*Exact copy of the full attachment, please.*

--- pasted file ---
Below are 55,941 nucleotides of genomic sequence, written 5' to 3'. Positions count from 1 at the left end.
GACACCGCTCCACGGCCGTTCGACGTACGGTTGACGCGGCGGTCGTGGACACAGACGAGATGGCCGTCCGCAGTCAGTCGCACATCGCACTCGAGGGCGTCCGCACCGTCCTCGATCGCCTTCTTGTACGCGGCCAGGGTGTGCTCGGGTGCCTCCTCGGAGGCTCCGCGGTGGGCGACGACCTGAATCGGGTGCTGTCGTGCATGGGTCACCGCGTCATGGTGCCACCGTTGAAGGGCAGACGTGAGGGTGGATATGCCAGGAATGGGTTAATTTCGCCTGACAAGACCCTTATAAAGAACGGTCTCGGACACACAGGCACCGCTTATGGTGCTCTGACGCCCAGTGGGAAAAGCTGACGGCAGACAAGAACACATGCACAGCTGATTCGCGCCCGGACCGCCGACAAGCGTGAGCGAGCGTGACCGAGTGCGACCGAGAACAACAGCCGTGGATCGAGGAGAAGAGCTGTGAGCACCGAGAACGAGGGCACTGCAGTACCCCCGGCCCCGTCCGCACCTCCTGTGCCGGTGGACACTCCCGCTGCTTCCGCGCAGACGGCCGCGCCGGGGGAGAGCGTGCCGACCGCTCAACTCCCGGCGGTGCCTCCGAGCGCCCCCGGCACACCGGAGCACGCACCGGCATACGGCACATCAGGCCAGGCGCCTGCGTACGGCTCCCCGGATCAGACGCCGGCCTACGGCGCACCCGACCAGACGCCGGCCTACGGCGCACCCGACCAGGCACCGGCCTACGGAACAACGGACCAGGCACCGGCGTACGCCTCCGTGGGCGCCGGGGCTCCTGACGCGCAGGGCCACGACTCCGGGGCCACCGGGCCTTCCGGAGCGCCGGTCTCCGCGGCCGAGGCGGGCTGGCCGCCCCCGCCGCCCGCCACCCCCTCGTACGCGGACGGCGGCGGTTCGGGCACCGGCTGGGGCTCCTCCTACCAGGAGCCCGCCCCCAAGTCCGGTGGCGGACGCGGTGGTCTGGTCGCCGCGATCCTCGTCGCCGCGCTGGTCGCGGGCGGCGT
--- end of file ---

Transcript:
Below are 55,941 nucleotides of genomic sequence, written 5' to 3'. Positions count from 1 at the left end.
GACACCGCTCCACGGCCGTTCGACGTACGGTTGACGCGGCGGTCGTGGACACAGACGAGATGGCCGTCCGCAGTCAGTCGCACATCGCACTCGAGGGCGTCCGCACCGTCCTCGATCGCCTTCTTGTACGCGGCCAGGGTGTGCTCGGGTGCCTCCTCGGAGGCTCCGCGGTGGGCGACGACCTGAATCGGGTGCTGTCGTGCATGGGTCACCGCGTCATGGTGCCACCGTTGAAGGGCAGACGTGAGGGTGGATATGCCAGGAATGGGTTAATTTCGCCTGACAAGACCCTTATAAAGAACGGTCTCGGACACACAGGCACCGCTTATGGTGCTCTGACGCCCAGTGGGAAAAGCTGACGGCAGACAAGAACACATGCACAGCTGATTCGCGCCCGGACCGCCGACAAGCGTGAGCGAGCGTGACCGAGTGCGACCGAGAACAACAGCCGTGGATCGAGGAGAAGAGCTGTGAGCACCGAGAACGAGGGCACTGCAGTACCCCCGGCCCCGTCCGCACCTCCTGTGCCGGTGGACACTCCCGCTGCTTCCGCGCAGACGGCCGCGCCGGGGGAGAGCGTGCCGACCGCTCAACTCCCGGCGGTGCCTCCGAGCGCCCCCGGCACACCGGAGCACGCACCGGCATACGGCACATCAGGCCAGGCGCCTGCGTACGGCTCCCCGGATCAGACGCCGGCCTACGGCGCACCCGACCAGACGCCGGCCTACGGCGCACCCGACCAGGCACCGGCCTACGGAACAACGGACCAGGCACCGGCGTACGCCTCCGTGGGCGCCGGGGCTCCTGACGCGCAGGGCCACGACTCCGGGGCCACCGGGCCTTCCGGAGCGCCGGTCTCCGCGGCCGAGGCGGGCTGGCCGCCCCCGCCGCCCGCCACCCCCTCGTACGCGGACGGCGGCGGTTCGGGCACCGGCTGGGGCTCCTCCTACCAGGAGCCCGCCCCCAAGTCCGGTGGCGGACGCGGTGGTCTGGTCGCCGCGATCCTCGTCGCCGCGCTGGTCGCGGGCGGCGT